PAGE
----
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The Ancien Regime Charles Kingsley

Lecture II -- Centralisation

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For, in France at least, the Ancien Regime was no tyranny. The middle and upper classes had individual liberty--it may be, only too much; the liberty of disobeying a Government which they did not respect. "However submissive the French may have been before the Revolution to the will of the king, one sort of obedience was altogether unknown to them. They knew not what it was to bow before an illegitimate and contested power--a power but little honoured, frequently despised, but willingly endured because it may be serviceable, or because it may hurt. To that degrading form of servitude they were ever strangers. The king inspired them with feelings . . . which have become incomprehensible to this generation . . . They loved him with the affection due to a father; they revered him with the respect due to God. In submitting to the most arbitrary of his commands, they yielded less to compulsion than to loyalty; and thus they frequently preserved great freedom of mind, even in the most complete dependence. This liberty, irregular, intermittent," says M. de Tocqueville, "helped to form those vigorous characters, those proud and daring spirits, which were to make the French Revolution at once the object of the admiration and the terror of succeeding generations."

This liberty--too much akin to anarchy, in which indeed it issued for awhile--seems to have asserted itself in continual petty resistance to officials whom they did not respect, and who, in their turn, were more than a little afraid of the very men out of whose ranks they had sprung.

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The French Government--one may say, every Government on the Continent in those days--had the special weakness of all bureaucracies; namely, that want of moral force which compels them to fall back at last on physical force, and transforms the ruler into a bully, and the soldier into a policeman and a gaoler. A Government of parvenus, uncertain of its own position, will be continually trying to assert itself to itself, by vexatious intermeddling and intruding pretensions; and then, when it meets with the resistance of free and rational spirits, will either recoil in awkward cowardice, or fly into a passion, and appeal to the halter and the sword. Such a Government can never take itself for granted, because it knows that it is not taken for granted by the people. It never can possess the quiet assurance, the courteous dignity, without swagger, yet without hesitation, which belongs to hereditary legislators; by which term is to be understood, not merely kings, not merely noblemen, but every citizen of a free nation, however democratic, who has received from his forefathers the right, the duty, and the example of self-government.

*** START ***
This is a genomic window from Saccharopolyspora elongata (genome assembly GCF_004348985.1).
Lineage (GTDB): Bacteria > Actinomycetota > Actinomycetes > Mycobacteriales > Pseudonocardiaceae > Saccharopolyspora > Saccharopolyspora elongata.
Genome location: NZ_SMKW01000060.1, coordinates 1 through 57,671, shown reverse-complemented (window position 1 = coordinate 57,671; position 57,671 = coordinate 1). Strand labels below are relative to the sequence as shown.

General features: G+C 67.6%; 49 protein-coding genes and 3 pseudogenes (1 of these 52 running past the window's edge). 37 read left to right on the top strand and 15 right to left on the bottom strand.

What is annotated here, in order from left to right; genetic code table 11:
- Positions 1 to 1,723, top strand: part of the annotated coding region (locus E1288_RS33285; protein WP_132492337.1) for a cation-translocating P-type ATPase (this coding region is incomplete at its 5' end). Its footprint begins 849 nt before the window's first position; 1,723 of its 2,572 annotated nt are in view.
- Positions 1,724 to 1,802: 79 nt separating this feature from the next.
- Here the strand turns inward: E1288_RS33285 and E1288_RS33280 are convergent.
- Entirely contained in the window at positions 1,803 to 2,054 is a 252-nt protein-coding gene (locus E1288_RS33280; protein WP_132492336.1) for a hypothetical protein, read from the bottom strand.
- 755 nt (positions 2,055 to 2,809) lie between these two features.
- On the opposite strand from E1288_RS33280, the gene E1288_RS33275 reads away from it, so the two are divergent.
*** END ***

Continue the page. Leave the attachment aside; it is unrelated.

Such was the political and social state of the Ancien Regime, not only in France, but if we are to trust (as we must trust) M. de Tocqueville, in almost every nation in Europe, except Britain.

And as for its moral state. We must look for that--if we have need, which happily all have not--in its lighter literature.

I shall not trouble you with criticisms on French memoirs--of which those of Madame de Sevigne are on the whole, the most painful (as witness her comments on the Marquise de Brinvilliers's execution), because written by a woman better and more human than ordinary. Nor with "Menagiana," or other 'ana's--as vain and artificial as they are often foul; nor with novels and poems, long since deservedly forgotten. On the first perusal of this lighter literature, you will be charmed with the ease, grace, lightness with which everything is said. On the second, you will be somewhat cured of your admiration, as you perceive how little there is to say. The head proves to be nothing but a cunning mask, with no brains inside. Especially is this true of a book, which I must beg those who have read it already, to recollect. To read it I recommend no human being. We may consider it, as it was considered in its time, the typical novel of the Ancien Regime. A picture of Spanish society, written by a Frenchman, it was held to be--and doubtless with reason--a picture of the whole European world. Its French editor (of 1836) calls it a grande epopee; "one of the most prodigious efforts of intelligence, exhausting all forms of humanity"--in fact, a second Shakespeare, according to the lights of the year 1715. I mean, of course, "Gil Blas." So picturesque is the book, that it has furnished inexhaustible motifs to the draughtsman. So excellent is its workmanship, that the enthusiastic editor of 1836 tells us-- and doubtless he knows best--that it is the classic model of the French tongue; and that, as Le Sage "had embraced all that belonged to man in his composition, he dared to prescribe to himself to embrace the whole French language in his work." It has been the parent of a whole school of literature--the Bible of tens of thousands, with admiring commentators in plenty; on whose souls may God have mercy!

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The Ancien Regime
Charles Kingsley

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